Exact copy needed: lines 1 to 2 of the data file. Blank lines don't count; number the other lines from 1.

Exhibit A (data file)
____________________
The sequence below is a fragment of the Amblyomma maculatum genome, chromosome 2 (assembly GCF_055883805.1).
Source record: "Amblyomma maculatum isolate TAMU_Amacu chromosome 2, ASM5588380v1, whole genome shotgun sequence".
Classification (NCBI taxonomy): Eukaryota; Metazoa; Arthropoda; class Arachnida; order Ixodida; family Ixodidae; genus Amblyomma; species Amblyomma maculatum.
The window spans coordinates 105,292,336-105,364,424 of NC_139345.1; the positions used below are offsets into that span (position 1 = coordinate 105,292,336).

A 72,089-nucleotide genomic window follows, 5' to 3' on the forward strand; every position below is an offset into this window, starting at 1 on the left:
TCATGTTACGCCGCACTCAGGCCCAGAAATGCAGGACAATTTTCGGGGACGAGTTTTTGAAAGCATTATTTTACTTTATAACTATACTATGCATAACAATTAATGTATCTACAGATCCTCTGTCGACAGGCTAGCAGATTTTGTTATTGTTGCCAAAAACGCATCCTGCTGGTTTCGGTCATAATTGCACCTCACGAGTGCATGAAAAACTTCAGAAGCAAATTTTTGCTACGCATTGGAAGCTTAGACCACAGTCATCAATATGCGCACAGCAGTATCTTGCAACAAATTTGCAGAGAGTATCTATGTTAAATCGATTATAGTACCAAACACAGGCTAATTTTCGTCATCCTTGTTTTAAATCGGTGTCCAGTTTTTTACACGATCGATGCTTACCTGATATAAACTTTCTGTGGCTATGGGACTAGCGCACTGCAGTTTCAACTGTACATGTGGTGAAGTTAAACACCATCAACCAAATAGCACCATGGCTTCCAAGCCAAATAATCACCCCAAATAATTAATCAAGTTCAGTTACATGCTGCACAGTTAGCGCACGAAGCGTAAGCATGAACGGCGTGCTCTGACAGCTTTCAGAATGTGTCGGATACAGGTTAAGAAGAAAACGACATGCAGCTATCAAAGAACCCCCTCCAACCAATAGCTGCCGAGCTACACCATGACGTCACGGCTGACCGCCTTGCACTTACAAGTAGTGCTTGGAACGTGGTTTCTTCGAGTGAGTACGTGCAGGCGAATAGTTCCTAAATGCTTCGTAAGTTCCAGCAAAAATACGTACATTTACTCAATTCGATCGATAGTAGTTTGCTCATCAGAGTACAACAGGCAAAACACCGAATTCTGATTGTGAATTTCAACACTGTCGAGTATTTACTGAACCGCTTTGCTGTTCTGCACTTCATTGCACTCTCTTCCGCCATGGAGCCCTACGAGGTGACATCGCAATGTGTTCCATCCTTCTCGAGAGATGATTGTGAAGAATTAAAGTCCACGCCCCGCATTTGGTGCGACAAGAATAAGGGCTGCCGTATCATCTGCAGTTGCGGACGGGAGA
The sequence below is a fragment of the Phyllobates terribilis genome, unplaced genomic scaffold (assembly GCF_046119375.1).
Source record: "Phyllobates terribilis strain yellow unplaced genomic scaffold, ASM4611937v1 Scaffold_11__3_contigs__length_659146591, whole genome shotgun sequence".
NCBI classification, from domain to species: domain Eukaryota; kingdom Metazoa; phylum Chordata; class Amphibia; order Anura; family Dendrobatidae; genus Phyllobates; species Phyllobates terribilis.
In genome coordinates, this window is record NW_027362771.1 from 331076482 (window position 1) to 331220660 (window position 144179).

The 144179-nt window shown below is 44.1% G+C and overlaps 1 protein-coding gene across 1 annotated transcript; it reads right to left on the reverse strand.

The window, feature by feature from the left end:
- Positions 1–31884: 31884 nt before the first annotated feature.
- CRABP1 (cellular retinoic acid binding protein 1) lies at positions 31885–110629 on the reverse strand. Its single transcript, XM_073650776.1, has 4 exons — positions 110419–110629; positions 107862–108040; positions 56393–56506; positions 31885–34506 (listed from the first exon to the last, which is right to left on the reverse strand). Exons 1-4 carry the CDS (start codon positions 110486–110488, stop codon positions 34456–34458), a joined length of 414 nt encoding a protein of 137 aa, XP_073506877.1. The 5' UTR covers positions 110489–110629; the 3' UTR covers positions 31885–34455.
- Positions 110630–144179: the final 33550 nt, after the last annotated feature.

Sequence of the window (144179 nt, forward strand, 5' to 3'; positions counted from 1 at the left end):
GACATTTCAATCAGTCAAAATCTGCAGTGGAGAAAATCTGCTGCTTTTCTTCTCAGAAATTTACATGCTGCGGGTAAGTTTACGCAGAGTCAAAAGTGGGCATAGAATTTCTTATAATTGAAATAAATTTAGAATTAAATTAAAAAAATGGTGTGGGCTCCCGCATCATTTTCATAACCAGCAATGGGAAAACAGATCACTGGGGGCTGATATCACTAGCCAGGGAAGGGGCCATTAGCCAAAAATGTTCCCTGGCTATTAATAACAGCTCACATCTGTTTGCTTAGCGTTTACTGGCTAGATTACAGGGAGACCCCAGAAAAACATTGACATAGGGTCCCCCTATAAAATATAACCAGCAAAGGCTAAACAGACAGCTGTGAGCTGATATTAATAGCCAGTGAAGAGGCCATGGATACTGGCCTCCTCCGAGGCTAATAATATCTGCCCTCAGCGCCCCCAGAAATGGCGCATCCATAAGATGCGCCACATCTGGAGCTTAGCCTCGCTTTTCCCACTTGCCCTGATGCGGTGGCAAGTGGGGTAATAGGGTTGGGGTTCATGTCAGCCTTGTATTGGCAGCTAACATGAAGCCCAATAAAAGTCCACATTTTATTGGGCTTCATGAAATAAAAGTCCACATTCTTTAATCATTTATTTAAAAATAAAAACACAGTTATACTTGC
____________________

The sequence below is a fragment of the Amblyomma maculatum genome, chromosome 2 (assembly GCF_055883805.1).
Source record: "Amblyomma maculatum isolate TAMU_Amacu chromosome 2, ASM5588380v1, whole genome shotgun sequence".